Religion and Politics in India

Subject: Religion
Pages: 5
Words: 1128
Reading time:
5 min
Study level: PhD

Introduction

Globally, religion has always played an integral part in influencing political culture of nations. For many decades, not only has religion influenced social living through its doctrine teachings, but also has been continuously powerful in propelling political ideologies in many nations. Coupled with its linguistic federalism, ethnic problems, and religious discrimination issues, religions have historically spurred political mobilization.

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Several Asian studies have constantly indicated a great connection among religions and political development and reforms of the Asian continent, before and after their independence. Two main historical religions of India, the Hinduism, and the Muslim have greatly contributed to fragmented Indian nationalism, with this nation experiencing a mixture of peace and hostility resulting from religious politics. Religious attrition and differences in India before and after its independence may have been significant to the India’s politics. Central to examining democracy development in India, the essay explores the association religion and politics in India before and after independence.

Religion and politics in India before independence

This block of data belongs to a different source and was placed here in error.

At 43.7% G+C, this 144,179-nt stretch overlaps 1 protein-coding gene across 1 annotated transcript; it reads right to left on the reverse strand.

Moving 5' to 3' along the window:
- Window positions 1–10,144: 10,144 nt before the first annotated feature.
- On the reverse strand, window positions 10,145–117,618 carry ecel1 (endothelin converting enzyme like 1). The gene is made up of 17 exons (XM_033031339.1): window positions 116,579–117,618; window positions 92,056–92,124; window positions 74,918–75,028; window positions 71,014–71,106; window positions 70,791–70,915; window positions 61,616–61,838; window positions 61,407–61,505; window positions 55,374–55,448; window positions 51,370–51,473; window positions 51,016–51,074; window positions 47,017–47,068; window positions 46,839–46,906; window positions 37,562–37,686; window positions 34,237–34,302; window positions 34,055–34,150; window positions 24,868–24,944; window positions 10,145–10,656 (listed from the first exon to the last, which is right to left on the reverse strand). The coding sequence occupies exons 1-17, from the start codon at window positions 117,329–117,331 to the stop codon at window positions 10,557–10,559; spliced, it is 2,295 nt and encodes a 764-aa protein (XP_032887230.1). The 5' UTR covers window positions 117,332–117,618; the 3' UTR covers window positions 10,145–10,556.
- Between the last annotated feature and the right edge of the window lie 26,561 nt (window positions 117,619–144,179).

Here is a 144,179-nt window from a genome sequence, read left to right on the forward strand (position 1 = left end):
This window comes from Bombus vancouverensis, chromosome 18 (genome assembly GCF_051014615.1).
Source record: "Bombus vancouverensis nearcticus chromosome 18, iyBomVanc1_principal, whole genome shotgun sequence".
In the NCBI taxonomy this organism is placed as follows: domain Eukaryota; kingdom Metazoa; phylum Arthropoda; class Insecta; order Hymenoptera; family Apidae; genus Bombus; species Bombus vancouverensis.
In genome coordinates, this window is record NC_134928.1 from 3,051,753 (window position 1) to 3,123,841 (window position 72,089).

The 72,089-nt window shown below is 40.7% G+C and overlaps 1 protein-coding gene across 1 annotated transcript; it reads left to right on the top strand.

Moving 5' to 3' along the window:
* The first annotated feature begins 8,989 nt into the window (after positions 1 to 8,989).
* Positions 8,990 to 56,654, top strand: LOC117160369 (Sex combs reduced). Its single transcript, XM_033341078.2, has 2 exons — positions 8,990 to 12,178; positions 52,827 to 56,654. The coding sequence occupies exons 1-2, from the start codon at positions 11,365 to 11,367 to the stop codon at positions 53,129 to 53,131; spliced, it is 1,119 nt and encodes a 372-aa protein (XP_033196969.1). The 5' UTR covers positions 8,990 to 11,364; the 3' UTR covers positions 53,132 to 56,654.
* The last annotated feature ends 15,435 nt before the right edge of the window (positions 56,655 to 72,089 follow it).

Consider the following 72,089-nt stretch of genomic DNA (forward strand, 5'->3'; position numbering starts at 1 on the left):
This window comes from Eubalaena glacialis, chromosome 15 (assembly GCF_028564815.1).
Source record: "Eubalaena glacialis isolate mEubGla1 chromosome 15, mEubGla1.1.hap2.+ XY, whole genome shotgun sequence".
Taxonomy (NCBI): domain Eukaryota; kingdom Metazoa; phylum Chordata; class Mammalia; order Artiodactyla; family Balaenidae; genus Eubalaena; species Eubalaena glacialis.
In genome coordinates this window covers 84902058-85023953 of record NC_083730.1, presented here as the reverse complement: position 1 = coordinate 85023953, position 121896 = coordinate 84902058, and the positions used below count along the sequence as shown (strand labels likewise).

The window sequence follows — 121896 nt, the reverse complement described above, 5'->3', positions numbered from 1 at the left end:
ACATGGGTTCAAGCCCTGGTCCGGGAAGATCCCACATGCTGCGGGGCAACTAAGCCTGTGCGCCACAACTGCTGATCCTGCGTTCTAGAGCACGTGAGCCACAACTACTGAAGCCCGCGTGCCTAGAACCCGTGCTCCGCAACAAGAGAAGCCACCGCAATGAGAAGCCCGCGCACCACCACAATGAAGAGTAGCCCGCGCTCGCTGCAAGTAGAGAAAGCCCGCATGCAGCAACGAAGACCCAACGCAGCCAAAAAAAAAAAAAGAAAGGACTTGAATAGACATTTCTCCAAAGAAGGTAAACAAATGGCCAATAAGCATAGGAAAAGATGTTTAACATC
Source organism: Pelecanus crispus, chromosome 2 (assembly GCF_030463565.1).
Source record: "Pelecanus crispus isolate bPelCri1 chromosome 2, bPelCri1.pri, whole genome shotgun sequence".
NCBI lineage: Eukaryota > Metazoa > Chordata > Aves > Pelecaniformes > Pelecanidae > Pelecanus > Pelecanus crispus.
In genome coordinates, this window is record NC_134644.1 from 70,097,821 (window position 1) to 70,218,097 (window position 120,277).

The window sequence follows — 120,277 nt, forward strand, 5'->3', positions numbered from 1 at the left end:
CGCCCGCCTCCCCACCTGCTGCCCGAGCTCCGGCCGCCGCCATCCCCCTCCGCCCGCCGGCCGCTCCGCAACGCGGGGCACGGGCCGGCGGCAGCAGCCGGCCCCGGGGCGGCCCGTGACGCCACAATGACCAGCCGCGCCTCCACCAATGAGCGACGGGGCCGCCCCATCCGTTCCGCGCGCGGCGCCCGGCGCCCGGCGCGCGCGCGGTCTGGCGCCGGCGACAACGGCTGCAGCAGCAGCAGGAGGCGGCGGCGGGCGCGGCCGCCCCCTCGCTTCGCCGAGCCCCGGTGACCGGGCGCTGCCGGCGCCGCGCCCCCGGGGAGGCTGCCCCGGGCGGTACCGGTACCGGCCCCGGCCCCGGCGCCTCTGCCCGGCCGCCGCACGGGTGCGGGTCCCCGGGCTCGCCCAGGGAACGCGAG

Major political transformations in India greatly associates with the involvement of religious political movements, which since history initiated communal participation in development of nationalism of India (Moore 316). Before independence, political pressure was eminent in India and characterised by political differences between non-Hindu and ethnic minority. Indian State was initially a nation that served in the ideology of secular nationalism under the reign of secular Congress Party that dominated Indian politics (Sahu 243). However, Hinduism was politically influential but their Muslim counterparts remaining sceptical about Hindus religious politics.

Before independence, the caste notion in Hindu society was most influential in social and political organisation. Moore (317) describes “caste system as the organisation of the population into hereditary and endogamous groups” where males engaged in social and political functions. There were four castes in hierarchical order and associated with spiritual, social and political progression in India. Sahu (246) identifies the castes as “Brahmanas (priests and scholars), Kshatriyas (political rulers and soldiers), Vaishyas (merchants and cultivators), and Sudras (artisans and labourers)”